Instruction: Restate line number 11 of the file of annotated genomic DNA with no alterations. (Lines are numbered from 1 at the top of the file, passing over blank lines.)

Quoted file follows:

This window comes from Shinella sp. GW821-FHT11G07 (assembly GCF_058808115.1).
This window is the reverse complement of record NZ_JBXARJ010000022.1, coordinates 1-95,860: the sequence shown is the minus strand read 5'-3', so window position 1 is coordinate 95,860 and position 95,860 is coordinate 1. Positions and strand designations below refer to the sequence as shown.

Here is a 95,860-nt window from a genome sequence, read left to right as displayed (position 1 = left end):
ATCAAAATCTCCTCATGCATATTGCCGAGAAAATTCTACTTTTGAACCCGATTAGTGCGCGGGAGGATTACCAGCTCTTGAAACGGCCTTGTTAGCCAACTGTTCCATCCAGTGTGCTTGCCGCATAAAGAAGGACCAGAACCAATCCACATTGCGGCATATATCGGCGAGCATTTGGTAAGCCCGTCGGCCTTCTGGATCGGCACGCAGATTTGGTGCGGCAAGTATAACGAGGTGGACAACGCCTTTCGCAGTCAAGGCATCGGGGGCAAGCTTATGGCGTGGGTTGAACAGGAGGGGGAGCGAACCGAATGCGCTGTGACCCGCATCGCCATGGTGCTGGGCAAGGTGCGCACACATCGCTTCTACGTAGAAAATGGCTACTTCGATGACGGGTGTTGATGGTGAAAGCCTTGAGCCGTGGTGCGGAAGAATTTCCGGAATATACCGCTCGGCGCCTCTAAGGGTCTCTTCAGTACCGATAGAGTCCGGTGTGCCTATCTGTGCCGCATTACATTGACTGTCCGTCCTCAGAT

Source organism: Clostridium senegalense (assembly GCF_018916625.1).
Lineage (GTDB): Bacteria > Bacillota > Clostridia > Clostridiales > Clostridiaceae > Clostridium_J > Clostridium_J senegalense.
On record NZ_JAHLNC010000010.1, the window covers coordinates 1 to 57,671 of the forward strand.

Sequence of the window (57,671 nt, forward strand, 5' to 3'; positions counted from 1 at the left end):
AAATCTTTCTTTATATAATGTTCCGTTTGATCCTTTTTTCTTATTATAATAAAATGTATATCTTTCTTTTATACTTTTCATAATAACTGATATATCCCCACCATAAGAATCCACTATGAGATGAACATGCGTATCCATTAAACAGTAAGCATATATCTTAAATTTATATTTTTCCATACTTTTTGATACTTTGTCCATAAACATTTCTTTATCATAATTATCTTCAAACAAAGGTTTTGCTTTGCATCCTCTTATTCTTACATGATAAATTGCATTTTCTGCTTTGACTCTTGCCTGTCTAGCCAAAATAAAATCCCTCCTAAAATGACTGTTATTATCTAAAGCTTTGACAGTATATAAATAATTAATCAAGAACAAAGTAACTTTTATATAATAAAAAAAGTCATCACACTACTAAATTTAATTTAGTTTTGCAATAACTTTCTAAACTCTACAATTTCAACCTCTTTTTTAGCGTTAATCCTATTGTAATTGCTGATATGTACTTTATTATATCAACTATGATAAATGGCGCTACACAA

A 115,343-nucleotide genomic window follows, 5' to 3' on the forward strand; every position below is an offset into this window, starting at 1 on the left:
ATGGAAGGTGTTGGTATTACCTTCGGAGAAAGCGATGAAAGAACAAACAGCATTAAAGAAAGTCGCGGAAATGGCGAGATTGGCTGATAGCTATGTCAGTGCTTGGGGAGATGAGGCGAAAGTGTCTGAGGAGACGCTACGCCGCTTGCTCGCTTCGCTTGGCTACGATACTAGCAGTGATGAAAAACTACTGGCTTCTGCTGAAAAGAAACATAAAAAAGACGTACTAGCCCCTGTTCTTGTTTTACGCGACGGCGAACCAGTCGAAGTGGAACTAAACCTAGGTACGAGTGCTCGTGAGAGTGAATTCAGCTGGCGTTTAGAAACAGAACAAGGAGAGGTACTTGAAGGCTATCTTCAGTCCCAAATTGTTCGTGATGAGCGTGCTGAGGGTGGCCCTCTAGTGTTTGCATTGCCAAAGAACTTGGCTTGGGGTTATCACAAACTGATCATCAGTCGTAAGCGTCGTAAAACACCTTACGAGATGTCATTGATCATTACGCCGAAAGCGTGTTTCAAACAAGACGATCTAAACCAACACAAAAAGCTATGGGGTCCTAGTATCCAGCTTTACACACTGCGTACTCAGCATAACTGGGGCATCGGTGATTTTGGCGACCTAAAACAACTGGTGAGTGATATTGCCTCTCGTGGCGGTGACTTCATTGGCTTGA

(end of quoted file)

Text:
ATGGAAGGTGTTGGTATTACCTTCGGAGAAAGCGATGAAAGAACAAACAGCATTAAAGAAAGTCGCGGAAATGGCGAGATTGGCTGATAGCTATGTCAGTGCTTGGGGAGATGAGGCGAAAGTGTCTGAGGAGACGCTACGCCGCTTGCTCGCTTCGCTTGGCTACGATACTAGCAGTGATGAAAAACTACTGGCTTCTGCTGAAAAGAAACATAAAAAAGACGTACTAGCCCCTGTTCTTGTTTTACGCGACGGCGAACCAGTCGAAGTGGAACTAAACCTAGGTACGAGTGCTCGTGAGAGTGAATTCAGCTGGCGTTTAGAAACAGAACAAGGAGAGGTACTTGAAGGCTATCTTCAGTCCCAAATTGTTCGTGATGAGCGTGCTGAGGGTGGCCCTCTAGTGTTTGCATTGCCAAAGAACTTGGCTTGGGGTTATCACAAACTGATCATCAGTCGTAAGCGTCGTAAAACACCTTACGAGATGTCATTGATCATTACGCCGAAAGCGTGTTTCAAACAAGACGATCTAAACCAACACAAAAAGCTATGGGGTCCTAGTATCCAGCTTTACACACTGCGTACTCAGCATAACTGGGGCATCGGTGATTTTGGCGACCTAAAACAACTGGTGAGTGATATTGCCTCTCGTGGCGGTGACTTCATTGGCTTGA